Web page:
In Sanskrit etymology, Kali means ‘kaal’ or time; she is the goddess of death and time, but brings death only to the self-centred view of reality. She is revered as the dark mother in Hinduism who is responsible for destruction of the evil and a greatest symbol of motherly love. She is a personification of feminine energy, creativity and fertility. She stands here in her fearful form in a nritya posture on a heighted wooden black pedestal with the right leg lifted up and left heel touches it. Here she is depicted in a different gesture, as her iconography portrays her as standing on her consort Lord Shiva’s body.
The sculptor has given her an ancient look with the rock-like brass texture. All her eight limbs carry the ritual implements namely- mace, trident, sword, a severed head, skull cup, whip, conch and axe. She is often represented in her fearful form, with the tongue lolling out in shame, eyes broadened and the long hair dishevelled in anger. She wears a garland of skulls and a skirt of dismembered arms signifying her way to liberate from attachment to body and thus from ego, and is ornated in lustrous jewels.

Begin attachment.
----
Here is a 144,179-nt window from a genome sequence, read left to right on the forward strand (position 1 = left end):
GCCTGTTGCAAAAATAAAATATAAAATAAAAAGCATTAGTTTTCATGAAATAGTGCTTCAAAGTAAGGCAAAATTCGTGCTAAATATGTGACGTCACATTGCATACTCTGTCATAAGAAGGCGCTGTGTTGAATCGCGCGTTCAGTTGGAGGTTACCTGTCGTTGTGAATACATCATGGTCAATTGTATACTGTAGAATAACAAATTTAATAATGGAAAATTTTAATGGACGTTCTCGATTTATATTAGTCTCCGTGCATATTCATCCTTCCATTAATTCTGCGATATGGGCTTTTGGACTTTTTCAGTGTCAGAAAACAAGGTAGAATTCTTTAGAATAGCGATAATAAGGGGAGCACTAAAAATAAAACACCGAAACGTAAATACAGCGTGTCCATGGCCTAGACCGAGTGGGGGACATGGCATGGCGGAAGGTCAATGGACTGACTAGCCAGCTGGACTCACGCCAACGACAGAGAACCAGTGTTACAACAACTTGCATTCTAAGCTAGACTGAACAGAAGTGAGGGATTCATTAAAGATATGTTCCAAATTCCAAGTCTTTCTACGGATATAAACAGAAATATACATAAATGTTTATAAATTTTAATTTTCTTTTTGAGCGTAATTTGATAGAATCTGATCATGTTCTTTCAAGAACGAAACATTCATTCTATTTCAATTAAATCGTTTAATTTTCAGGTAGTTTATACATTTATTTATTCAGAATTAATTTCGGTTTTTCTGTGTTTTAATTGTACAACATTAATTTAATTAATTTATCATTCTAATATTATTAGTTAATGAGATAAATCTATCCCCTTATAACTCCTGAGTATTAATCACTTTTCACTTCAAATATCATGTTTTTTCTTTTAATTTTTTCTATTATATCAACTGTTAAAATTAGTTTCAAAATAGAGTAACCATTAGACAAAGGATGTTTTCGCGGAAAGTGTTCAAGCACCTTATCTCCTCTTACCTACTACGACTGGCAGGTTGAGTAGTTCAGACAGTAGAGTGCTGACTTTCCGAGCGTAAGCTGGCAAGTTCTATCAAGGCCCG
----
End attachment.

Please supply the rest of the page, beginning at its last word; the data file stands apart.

Mother Kali is mostly depicted in a black or dark blue skin color representing the womb of the quantum manifest from which all of the creation arises and into which all of the creation will eventually dissolve. The look of her fierce uniquely styled large aureole and the beautiful and elegant crown on her head, aptly compliments Kali’s dual nature of her wrath for the negativities and the beautiful love for her children.